Yeah, then we came up with CIDR. Then we widely implemented NAT as a stopgap.
CIDR was a great stopgap. NAT was not.
Without CIDR the addresses would have run out faster than any solution could have been implemented. CIDR was not that big a change, so it didn't break lots of stuff. And it slowed down the consumption of addresses a lot. If a decent effort had been put into upgrading to IPv6, it could have been completed before addresses ran out, even if CIDR had been the only stopgap measure, and NAT had never been invented.
But NAT got widely deployed. Not because real scarcity of IPv4 addresses, but rather because of an artificial scarcity. ISPs were charging for IP addresses, so with NAT already available, private users used that to avoid paying extra. It did slow down IPv4 consumption so much, that ISPs decided not to work on deploying IPv6. But a major reason for the deployment not happening faster actually was that there was no competitive advantage.
The ISP which deploys IPv6 has some expenses in doing so. If they decide to save that money, they are causing a problem. But the problem they cause affects the entire industry, so it was not a competitive disadvantage. Moreover the lack of IPv6 deployment is now causing more problems for newcomers than it is for those established companies, who were responsible for the problem in the first place. And this is the real reason we have such a mess today.
Rationing of IPv4 addresses was a great idea. It just happened way too late. Rationing once you have consumed 98% of a resource is not solving the main problem. The 1024 IPv4 addresses an ISP can get if they start deploying IPv6 is not that great an incentive.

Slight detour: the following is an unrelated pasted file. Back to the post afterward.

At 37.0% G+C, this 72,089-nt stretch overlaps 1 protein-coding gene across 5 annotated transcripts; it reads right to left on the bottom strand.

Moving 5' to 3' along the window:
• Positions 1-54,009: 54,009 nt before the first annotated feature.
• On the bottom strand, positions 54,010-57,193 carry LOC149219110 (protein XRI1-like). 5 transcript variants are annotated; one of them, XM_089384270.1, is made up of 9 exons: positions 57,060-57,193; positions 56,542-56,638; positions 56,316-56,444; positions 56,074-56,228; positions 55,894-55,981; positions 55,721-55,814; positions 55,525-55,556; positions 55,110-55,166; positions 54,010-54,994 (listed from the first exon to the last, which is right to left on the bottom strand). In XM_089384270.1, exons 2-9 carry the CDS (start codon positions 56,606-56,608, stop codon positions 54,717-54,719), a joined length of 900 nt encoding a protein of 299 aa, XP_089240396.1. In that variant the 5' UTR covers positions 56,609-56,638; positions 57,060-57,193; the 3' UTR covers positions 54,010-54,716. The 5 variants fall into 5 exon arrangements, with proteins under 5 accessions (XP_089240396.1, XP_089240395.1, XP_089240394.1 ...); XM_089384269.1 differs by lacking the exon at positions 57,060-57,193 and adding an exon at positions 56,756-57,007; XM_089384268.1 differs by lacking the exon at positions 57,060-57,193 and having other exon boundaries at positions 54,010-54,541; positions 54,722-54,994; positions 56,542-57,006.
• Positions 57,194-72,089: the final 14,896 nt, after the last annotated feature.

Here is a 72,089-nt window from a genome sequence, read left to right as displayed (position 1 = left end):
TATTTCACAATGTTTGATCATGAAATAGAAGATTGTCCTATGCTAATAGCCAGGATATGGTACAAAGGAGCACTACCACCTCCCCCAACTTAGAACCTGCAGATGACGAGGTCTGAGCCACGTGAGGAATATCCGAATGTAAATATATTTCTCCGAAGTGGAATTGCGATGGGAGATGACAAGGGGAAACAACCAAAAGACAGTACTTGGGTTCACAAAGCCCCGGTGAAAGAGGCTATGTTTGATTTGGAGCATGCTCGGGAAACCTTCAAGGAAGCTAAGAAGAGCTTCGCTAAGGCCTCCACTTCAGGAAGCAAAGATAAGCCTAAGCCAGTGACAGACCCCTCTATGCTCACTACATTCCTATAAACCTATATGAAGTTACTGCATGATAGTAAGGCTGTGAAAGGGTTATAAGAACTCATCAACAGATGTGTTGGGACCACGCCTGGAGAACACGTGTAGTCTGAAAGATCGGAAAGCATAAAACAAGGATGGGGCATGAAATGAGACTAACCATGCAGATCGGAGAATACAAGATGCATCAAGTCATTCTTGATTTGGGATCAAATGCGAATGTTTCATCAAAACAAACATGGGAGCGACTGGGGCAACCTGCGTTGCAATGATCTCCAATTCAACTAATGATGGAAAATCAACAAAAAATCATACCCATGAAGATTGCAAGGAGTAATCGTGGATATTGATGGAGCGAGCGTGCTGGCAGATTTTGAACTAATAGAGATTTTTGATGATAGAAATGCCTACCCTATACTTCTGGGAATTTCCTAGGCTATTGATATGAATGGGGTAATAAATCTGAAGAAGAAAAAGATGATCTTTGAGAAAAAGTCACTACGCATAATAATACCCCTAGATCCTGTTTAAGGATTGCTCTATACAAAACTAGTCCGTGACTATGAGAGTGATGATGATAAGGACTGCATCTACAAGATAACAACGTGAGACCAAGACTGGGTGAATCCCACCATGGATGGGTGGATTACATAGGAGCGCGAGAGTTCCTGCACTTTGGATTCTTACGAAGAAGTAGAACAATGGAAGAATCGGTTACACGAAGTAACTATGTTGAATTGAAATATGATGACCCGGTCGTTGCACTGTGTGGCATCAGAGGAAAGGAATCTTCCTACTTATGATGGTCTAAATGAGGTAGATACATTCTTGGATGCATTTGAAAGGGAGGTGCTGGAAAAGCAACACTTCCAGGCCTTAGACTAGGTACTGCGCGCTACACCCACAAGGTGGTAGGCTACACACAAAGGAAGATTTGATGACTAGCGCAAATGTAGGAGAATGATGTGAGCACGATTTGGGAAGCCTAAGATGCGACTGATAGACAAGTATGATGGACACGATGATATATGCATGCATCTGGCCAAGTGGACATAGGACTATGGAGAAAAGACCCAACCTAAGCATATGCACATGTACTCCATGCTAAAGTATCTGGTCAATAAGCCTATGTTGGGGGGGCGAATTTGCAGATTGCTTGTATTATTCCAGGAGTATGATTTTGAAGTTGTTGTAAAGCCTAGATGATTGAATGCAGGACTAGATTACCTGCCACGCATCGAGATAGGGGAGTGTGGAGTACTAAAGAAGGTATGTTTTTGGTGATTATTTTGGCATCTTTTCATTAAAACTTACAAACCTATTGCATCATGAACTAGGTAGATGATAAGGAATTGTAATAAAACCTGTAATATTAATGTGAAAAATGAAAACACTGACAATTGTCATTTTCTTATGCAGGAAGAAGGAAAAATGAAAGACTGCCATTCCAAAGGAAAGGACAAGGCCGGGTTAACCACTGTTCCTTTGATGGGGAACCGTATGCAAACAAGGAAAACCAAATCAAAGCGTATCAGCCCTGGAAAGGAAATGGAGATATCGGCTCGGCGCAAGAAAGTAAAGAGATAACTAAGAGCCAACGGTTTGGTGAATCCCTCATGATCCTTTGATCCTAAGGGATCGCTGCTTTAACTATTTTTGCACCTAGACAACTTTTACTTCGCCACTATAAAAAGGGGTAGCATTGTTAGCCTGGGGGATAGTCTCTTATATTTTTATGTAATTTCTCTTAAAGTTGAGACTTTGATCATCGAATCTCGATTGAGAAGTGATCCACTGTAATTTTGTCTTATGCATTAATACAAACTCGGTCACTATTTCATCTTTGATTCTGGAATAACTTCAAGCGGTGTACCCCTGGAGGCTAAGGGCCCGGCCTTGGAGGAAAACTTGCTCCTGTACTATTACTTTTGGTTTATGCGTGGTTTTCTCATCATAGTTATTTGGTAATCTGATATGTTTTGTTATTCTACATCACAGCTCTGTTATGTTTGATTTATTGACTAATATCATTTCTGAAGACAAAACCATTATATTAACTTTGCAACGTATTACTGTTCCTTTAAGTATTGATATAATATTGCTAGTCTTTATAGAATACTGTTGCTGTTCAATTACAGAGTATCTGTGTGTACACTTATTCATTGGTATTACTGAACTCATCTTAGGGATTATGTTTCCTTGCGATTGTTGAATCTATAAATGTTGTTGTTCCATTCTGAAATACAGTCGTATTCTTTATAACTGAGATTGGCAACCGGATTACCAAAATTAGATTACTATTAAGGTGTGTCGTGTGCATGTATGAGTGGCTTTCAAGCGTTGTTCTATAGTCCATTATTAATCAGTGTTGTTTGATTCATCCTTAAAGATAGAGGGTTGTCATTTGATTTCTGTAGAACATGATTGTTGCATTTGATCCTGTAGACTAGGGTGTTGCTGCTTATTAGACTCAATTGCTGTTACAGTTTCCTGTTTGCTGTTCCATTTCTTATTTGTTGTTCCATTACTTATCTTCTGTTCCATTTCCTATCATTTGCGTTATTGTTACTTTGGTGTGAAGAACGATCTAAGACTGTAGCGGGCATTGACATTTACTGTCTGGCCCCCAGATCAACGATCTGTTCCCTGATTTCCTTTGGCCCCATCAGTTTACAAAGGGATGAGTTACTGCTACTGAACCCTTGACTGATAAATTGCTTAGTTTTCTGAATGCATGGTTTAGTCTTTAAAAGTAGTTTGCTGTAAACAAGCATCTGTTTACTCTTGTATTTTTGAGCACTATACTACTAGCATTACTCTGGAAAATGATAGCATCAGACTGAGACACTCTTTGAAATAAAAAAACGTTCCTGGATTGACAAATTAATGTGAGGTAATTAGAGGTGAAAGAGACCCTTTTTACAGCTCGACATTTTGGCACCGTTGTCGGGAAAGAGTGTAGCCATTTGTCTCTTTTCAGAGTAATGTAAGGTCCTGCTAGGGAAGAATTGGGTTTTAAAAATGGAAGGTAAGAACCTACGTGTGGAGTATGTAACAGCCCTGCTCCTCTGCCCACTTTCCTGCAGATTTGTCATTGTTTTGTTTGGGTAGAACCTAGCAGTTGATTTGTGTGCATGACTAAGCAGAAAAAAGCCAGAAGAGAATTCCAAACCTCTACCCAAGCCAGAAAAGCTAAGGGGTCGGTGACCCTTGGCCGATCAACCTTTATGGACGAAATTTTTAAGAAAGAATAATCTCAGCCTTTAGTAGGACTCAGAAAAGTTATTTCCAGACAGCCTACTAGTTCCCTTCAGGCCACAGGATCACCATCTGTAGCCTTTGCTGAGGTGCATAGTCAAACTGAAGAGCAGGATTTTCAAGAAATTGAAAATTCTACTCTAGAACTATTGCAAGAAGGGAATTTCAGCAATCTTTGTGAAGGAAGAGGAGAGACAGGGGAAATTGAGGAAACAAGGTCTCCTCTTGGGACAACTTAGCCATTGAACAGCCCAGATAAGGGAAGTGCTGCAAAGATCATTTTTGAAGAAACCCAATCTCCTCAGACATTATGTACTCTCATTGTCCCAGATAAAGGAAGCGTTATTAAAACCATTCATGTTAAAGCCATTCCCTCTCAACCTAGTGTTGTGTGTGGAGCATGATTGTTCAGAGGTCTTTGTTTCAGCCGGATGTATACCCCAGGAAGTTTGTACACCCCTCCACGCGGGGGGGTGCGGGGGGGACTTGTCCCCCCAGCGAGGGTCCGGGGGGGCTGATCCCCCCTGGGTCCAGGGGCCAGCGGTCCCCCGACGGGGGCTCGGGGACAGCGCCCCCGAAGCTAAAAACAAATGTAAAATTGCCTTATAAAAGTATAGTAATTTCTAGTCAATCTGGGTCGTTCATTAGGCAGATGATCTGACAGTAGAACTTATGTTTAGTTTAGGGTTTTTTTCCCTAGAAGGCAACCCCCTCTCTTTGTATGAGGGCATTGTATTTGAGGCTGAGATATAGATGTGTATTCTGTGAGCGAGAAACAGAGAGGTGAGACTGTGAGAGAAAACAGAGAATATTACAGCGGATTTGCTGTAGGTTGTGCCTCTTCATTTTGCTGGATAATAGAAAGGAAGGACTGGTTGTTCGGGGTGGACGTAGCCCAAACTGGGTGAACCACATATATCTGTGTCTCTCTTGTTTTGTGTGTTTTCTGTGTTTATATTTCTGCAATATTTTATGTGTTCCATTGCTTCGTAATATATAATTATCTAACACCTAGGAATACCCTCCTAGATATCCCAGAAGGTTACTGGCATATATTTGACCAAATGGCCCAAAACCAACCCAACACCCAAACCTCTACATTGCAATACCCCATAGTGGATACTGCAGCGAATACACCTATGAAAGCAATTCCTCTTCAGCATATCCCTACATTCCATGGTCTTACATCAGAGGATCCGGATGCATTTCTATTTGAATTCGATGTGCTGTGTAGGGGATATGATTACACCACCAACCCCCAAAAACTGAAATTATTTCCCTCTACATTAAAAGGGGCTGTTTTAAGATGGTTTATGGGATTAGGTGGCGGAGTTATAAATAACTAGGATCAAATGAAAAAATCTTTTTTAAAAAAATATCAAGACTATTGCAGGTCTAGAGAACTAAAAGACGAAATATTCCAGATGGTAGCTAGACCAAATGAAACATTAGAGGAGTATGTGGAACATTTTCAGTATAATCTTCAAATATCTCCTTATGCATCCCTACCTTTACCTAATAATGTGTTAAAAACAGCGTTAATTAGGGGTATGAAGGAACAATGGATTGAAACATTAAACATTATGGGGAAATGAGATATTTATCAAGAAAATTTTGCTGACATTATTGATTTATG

At the time CIDR was introduced a rationing policy should have been agreed upon. As soon as IPv6 implementations were reasonably mature, but not widely deployed, rationing should have been applied to keep the base of IPv4 only systems constant. At that point ISPs should only have been able to get new IPv4 addresses for use in dual-stack deployments. If they used the newly allocated IPv4 addresses for IPv4 only deployments, they should have received no more IPv4 addresses until they had converted enough IPv4 only systems to dual stack.
A proper rationing policy would have ensured by the time IPv4 addresses ran out, there would be at least as many dual stack deployments as IPv4 only deployments. That would make IPv6 only look much more viable, and it wouldn't take a lot of IPv6 only systems to make dual stack look preferable to IPv4 only, if dual stack was proven to work in practice.
It is too late to implement such a policy now. So we will have to find another way out of this mess. It was clear already a decade ago, that there simply didn't exist the right economic incentives for ISPs to deploy IPv6. And nobody in place to implement the needed policy, had the balls to do it. That IPv4 addresses ran out without IPv6 having reached a significant deployment should not have come as a surprise to anybody. That ISPs still believe IPv4 only is the best strategy even now, is however a bit surprising, and quite scary.
NAT was part of the reason it took such a long time to reach the point we are at now. And what good has it done us? It delayed the inevitable. But that extra time was not used to make us more prepared for it, as such we didn't get any benefit from NAT, which we can use to ease the deployment of IPv6. Also the delay has meant the network is now larger, which means more work and more expensive to upgrade, than it would have been, had it happened earlier. NAT also made the network more complicated, and many of the blockers in deploying IPv6 are due to problems caused by NAT. Moreover many people have gotten so used to NAT, they don't know how the Internet was supposed to work. And now they don't want IPv6 because it doesn't look like what they are used to. Lots of effort has been put into developing workarounds for the problems introduced by NAT. And none of them work great. All of that wasted effort would have been much better spent on getting IPv6 deployed in the first place.